Categories: Employment

Put it in Writing: The Value of Employment Agreements with Nannies and Other Household Employees

TASA ID: 2343

You've just hired your nanny or other household employee. You're thrilled, she's thrilled, and you're in the employer-employee version of a honeymoon. You can't imagine that anything will ever go wrong.

While in most cases, fortunately, that's true, in other cases things can get contentious if your understanding of the details of your arrangement is somehow different than your employee's understanding of them. This is where ugly disputes can begin, some of which may ultimately cause the end of the employment relationship. Shared expectations are critical and, as with most things in life, the devil is in the details.

Even though this employer-employee relationship will and should be more familiar than most - your nanny is an important figure in your child's life and is in your home, after all - you should not be too casual about your relationship. Remember that on a basic level it needs to be professional: right from the beginning, make sure that you're clear about your expectations. This includes performance, days off, and more. The more specific you can be, the more smoothly things are likely to go. This is where employment agreements can be invaluable, so that there are no unpleasant surprises on either side.

What is an Employment Agreement?

Sometimes referred to as a contract or a work agreement, an employment agreement outlines a nanny's terms of employment and specifies how the employer expects her to care for the children. Although not legally required, the agreement is enforceable and greatly reduces potential disputes.

Let's say, for example, that you are offering your employee five vacation days per year. You were planning for her to accrue them throughout the course of the year, but didn't articulate that to her; meanwhile, she wants to take all five paid vacation days during her second month on the job. Had you spelled it out completely in an employment agreement, a potential dispute could have been avoided.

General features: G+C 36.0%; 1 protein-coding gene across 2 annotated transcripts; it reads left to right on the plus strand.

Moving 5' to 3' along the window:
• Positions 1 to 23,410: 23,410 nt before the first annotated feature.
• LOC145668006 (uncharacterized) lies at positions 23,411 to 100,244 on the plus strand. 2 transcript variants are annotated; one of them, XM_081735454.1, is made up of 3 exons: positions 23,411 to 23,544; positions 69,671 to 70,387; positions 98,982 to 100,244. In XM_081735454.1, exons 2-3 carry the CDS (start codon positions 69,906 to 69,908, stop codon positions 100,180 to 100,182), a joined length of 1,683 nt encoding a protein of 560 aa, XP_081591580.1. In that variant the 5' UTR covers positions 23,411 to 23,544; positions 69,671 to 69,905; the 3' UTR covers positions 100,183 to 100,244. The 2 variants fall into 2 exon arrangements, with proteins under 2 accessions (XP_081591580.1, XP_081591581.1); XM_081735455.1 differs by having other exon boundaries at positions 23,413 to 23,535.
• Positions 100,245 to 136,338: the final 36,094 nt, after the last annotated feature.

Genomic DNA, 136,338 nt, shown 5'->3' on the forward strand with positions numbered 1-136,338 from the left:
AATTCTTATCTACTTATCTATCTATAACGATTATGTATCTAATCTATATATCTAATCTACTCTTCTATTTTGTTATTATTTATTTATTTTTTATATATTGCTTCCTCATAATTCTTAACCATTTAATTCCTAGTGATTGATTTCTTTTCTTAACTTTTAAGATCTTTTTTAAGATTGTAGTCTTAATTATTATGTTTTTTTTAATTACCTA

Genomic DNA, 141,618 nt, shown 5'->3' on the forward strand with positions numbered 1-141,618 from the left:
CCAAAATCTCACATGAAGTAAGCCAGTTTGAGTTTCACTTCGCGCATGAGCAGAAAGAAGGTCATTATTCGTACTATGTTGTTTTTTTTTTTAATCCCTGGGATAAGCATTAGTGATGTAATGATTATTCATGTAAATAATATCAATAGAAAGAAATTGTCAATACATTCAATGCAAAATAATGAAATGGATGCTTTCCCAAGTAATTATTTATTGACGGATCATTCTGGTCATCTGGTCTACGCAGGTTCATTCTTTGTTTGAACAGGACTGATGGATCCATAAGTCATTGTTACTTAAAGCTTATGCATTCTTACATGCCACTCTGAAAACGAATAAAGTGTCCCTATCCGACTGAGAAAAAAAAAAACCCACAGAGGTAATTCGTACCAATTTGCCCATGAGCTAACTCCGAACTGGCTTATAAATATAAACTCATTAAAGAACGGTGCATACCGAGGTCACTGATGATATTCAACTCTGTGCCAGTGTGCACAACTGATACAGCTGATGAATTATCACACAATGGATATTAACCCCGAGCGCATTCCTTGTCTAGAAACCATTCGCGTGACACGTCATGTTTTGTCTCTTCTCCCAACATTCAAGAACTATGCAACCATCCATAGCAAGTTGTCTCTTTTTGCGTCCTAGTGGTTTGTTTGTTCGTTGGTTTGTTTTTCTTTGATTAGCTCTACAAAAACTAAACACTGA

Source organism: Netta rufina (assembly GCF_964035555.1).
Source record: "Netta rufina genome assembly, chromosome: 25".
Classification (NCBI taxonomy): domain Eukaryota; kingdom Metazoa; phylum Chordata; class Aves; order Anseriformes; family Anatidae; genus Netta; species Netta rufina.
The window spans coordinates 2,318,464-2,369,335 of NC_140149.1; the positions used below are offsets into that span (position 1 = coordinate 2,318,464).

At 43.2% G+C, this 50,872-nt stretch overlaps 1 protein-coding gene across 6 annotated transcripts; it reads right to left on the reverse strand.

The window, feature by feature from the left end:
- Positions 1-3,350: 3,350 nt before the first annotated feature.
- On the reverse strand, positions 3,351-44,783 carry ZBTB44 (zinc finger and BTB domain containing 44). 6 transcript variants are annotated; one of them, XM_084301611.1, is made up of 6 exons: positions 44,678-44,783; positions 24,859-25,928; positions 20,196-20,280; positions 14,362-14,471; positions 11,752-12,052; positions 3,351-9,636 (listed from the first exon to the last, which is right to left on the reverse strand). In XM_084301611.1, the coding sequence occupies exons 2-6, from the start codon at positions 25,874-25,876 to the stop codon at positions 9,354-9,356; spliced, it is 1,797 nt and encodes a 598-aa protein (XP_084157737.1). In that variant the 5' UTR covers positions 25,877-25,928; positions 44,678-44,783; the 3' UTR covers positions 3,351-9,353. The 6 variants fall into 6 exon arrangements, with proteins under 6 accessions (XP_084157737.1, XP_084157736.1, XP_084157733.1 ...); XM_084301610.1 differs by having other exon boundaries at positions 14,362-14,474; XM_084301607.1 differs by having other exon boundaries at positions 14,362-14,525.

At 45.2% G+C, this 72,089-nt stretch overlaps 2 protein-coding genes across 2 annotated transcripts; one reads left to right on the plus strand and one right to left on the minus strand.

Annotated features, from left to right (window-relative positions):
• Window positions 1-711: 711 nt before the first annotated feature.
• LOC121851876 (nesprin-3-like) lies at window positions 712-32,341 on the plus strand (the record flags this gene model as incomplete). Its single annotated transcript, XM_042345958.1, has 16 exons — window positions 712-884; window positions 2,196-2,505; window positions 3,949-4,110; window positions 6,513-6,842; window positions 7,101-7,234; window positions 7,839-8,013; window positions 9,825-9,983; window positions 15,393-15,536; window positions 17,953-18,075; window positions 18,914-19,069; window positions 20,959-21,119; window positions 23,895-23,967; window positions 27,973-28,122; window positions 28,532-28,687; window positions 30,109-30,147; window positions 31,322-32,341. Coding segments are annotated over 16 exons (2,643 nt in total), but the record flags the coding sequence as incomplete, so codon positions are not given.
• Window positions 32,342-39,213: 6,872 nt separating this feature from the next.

An employment agreement should contain important provisions such as listing the nanny's job duties, work hours and compensation, detailing, for example, any vacation, sick days and holidays you are planning to offer your nanny.

Many household employers also utilize an employment agreement to emphasize their privacy and confidentiality expectations of their nannies, important points when you have someone working so closely within your home. The document should include anything you and your nanny have agreed to so that there is no ambiguity down the road. 

This article discusses issues of general interest and does not give any specific legal, medical, or business advice pertaining to any specific circumstances.  Before acting upon any of its information, you should obtain appropriate advice from a lawyer or other qualified professional.

This article may not be duplicated, altered, distributed, saved, incorporated into another document or website, or otherwise modified without the permission of the author, who will be contacted by TASA.

Previous Article Improving Profitability and Productivity Through Psychologically Healthy Workplace Practices
Next Article The Benefits of Paying Nannies and Other Household Employees Legally…and the Consequences of Paying “Under the Table”
Tasa ID2343

Theme picker


  • Let Us Find Your Expert

  • Note: This form is to be completed by legal and insurance professionals ONLY. If you are a party in a case that requires an expert witness, please have your attorney contact TASA at 800-523-2319.

Search Experts

TASA provides a variety of quality, independent experts who meet your case criteria. Search our extensive list of experts now.

Search Experts